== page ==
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While Second Committee came to a close Monday evening, a proposal driven by one delegate’s life story made a lasting impact that many delegates will carry with them long after they have left The Mountain. Missouri delegate Elaine Badr has changed Committee X, and in turn, the delegates of her committee changed her as well.

Elaine’s Proposal 518 seeks to turn vacant federal buildings into havens for homeless people where they could live and cite the residence as an address in order to open the door to jobs and a better life.

“We have $1.7 billion of taxpayer money going into these vacant buildings, which is unacceptable,” Elaine explained. “So what I am trying to do is get these vacant buildings, which are up to code, and allow the homeless to move in so they can have an address.”

Elaine’s proposal stems from her past and her own family’s struggle. Her mother left her father when they were very young, and dropped everything to move from California to Saint Louis, MO, in hopes of finding a better life for them; her family’s move did not come without hardship. Elaine found herself in the shoes of other people struggling to put a roof over their heads. “We could have been homeless. We could have just been moving from shelter to shelter,” Elaine said.

“This proposal touches home with me. I just want to make sure that people who have dealt with issues like [homelessness] get the chance they deserve, because I got the chance and not many people do.”

Elaine Badr on her personal story

Shortly after Committees X and W combined to create a Second Committee, Elaine felt sick and returned to her room to rest. Despite falling ill during Second Committee, she returned to present her proposal at the encouragement of her peers, determined not to let her proposal and story die. Through tears and sickness, she delivered her proposal, touching many hearts in the committee and moving other delegates to tears. When she finished, the room erupted in applause, standing to thank her and cheer her on.

Delegate Hersh Pareek of Wisconsin was one of the delegates present at the event and was deeply moved by her speech. “We could all really relate to her kind of story,” Hersh stated. “It is very touching and really hits home.” The way the whole committee came together truly struck him, and he claimed it was the “best experience he has had in a committee.”

“She just made it seem so emotional and real to everybody. I’ve had the honor to have her in all three committees,” delegate Mallory Williams of Oklahoma stated. “She made my first year here really amazing.”


A group from Committee X gathers for a group photo. “I couldn’t ask for a better family,” said Elaine Badr

While the delegates were moved by Elaine’s story, she was truly impacted by the love and support they showed her. While her proposal did not move onto Third Committee, Elaine said, “I am just so appreciative that I had [my First Committee] there to inspire me to be the best person I could be.”

By Erin Gretzinger, WI


Emily Hughes arrived on The Mountain with a proposal that has caught the attention of delegates around the country. To bring attention to the ever-growing gap between the rich and the poor, Hughes sets forth a radical plan to balance out the classes: a simple coin toss.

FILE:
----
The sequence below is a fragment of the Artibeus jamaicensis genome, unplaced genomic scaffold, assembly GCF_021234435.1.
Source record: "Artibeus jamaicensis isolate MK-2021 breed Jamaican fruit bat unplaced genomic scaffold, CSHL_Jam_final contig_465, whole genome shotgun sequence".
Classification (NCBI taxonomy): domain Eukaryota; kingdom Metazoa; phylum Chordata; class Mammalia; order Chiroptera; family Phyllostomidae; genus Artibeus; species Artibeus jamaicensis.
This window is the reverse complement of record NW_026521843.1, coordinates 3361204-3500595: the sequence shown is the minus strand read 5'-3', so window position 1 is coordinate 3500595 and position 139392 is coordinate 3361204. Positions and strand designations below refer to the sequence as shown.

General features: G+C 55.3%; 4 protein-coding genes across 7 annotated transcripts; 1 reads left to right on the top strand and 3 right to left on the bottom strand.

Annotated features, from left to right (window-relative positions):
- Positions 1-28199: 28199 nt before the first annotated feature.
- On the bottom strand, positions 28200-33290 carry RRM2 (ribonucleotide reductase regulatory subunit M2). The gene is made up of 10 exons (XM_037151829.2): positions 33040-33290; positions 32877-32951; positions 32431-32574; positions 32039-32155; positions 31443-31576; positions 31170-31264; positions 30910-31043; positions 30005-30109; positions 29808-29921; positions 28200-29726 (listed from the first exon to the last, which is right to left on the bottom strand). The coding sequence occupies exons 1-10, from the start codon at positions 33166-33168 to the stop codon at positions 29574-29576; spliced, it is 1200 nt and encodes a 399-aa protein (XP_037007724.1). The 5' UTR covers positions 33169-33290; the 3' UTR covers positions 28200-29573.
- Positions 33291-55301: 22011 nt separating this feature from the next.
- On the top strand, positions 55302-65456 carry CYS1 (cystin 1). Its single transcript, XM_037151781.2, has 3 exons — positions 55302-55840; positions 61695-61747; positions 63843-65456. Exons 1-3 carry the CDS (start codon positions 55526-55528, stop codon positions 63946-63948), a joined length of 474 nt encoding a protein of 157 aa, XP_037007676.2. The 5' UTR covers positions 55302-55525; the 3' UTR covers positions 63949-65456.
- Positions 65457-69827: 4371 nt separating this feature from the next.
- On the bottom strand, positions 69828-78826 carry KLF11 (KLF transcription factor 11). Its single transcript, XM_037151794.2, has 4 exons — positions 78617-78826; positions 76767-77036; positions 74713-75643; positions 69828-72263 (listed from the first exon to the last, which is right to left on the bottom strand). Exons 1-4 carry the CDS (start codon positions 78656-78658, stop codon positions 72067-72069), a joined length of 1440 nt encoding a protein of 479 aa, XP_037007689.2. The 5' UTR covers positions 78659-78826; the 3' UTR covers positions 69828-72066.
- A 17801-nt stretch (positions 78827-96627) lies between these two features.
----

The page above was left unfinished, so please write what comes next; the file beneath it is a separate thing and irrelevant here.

Hughes is a Michigan delegate with high hopes to bridge the gap between the wealthiest people in America and those struggling to scrap together pennies, bringing attention to her cause with a flip of a coin. Hughes’ Proposal 94 provides that any individual in the top 1 percent of wealth can be challenged to a coin toss by any individual in the bottom 50 percent. If the initiator of the coin toss wins, the individual from the top one percent must pay $10,000. If the individual from the top one percent wins, they owe the challenger nothing.

“A lot of people are shocked by the whole coin thing,” Hughes said. “I just want people to be aware of how much money is in the top one percent and how their money could change so many lives in America.”

Emily by Erin

Emily Hughes, MI, draws attention to the wealth gap. PHOTO by Erin Gretzinger, WI

The idea for her proposal rose out of personal hardship, research and a desire for change. Hughes comes from a house that has always been tight on money. Motivated by this, Hughes began to explore equality in wealth in America, and she was shocked by what she discovered. While the top 1 percent spend money on golden toothpicks and shoelaces, Americans below the poverty line struggle to survive. The stories she found struck a chord in her, and her mission became to spread awareness of the wealth gap growing right underneath our noses.

While she recognizes her proposal is not practical, she encourages delegates to look beyond the coin toss at the issue at hand.

“There was a moment yesterday where people said, ‘I didn’t know they let jokes into CONA,’ and I want to get across that it is not a joke. I want people to realize how important this wealth gap is,” Hughes said. “It is a system that is definitely broken and it needs a little bit of oil to fix it.”

Whether the proposal moves on is not her objective, but rather to tell the story of Americans living in poverty and entice others to take a stand on the issue. Hughes hopes the people at this conference can provide the oil to get a solution to the wealth gap rolling.  

By Erin Gretzinger, WI